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Sony reveals ultra-high-definition video player with matching 84-inch TV

By Derrik J. Lang

AP Entertainment Writer

POSTED:
LAST UPDATED: 08:25 a.m. HST, Dec 01, 2012


LOS ANGELES » "The Amazing Spiderman," ''Taxi Driver" and "The Karate Kid" are getting some real resolution.

The new, restored and rebooted films from Sony Pictures are among the content coming pre-loaded on a video player bundled with Sony's first ultra-high-definition television, a massive 84-inch set that retails for $24,999.99 and features nearly four times the resolution of typical high-definition TVs.

"People ask the question, 'Do I need to get a bigger house to fit an 84-inch TV?'" said Chris Cookson, president of Sony Pictures Technologies. "The answer is that 25 inches was right for standard definition; 50 inches was right for high-def; and 84 inches is right now that we're going ultra-high-def."

Ultra HD is widely regarded as the next evolution in TV technology, but there's currently a lack of content that takes advantage of the vast resolution, though Ultra HD sets are equipped to upscale lower resolution video. Sony Corp. is hoping to overcome that pitfall that with this new player.

The Japanese electronics giant debuted the hard-disc server — hidden in a cabinet underneath the behemoth television — at a posh invite-only party Thursday at a private mansion in Santa Monica that featured a performance by John Legend.

The video player will include 4K content such as short films, concerts and 10 feature-length movies, including "The Other Guys," ''Salt" and "The Bridge on the River Kwai."

Sony's TV will also come with an Xperia Tablet S, which can be used as a touchscreen remote control.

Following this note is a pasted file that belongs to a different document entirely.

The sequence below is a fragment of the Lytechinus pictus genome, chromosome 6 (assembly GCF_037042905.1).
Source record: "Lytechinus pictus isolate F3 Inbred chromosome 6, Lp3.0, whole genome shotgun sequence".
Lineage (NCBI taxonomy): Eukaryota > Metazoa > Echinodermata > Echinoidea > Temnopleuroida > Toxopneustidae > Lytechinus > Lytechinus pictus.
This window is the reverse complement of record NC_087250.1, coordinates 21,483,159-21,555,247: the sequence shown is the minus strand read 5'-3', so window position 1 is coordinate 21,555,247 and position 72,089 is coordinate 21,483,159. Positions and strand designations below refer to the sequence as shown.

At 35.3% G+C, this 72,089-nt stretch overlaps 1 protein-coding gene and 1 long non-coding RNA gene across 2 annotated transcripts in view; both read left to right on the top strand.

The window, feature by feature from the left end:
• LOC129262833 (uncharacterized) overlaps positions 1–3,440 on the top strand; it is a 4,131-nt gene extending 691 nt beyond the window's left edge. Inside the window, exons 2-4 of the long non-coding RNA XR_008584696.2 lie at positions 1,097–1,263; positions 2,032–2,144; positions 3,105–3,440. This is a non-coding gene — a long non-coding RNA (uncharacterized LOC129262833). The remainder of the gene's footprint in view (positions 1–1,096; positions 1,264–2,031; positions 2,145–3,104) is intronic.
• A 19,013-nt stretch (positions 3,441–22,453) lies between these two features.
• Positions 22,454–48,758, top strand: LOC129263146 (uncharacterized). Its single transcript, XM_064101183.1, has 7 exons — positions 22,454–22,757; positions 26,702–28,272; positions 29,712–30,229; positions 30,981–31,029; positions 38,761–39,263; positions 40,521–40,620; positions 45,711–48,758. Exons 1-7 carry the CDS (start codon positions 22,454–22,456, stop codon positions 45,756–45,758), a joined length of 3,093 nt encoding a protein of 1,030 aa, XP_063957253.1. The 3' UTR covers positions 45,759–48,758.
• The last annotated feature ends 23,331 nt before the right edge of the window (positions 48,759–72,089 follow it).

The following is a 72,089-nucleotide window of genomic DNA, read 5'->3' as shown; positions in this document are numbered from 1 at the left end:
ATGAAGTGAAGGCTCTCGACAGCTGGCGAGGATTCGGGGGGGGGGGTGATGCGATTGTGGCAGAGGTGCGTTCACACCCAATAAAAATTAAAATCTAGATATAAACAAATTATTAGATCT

"We know there are limitations with broadband and the typical size of a movie that's in 4K," said Phil Molyneux, chief operating officer of SonyElectronics. "I think this is an extremely good first step to ensure that consumers can have and enjoy the 4K experience in their home."

The electronics industry has dubbed the new flat-panel displays "Ultra HD," while Sony specifically refers to it as "4K" because it features nearly 4,000 pixels, compared to the 1,080 pixels found in "1080p" sets. Molyneux said Sony has been pushing for 4K since 2005, when the company put 4K projectors in movie theaters. Last year, Sony introduced a 4K home projector, and offered a 4K upscaling Blu-ray player earlier this year.

Molyneux teased that additional 4K content for the new player would be sent to owners on Blu-ray discs.

"It's a first step," added Molyneux. "If we've had a vision since 2005, and we've been arming and equipping for 4K content creation, I think it's fair to speculate that we're also thinking about other ways to get 4K content to consumers in their home."

LG Electronics offers a similar 84-inch Ultra HD TV. It retails for $19,999.99.






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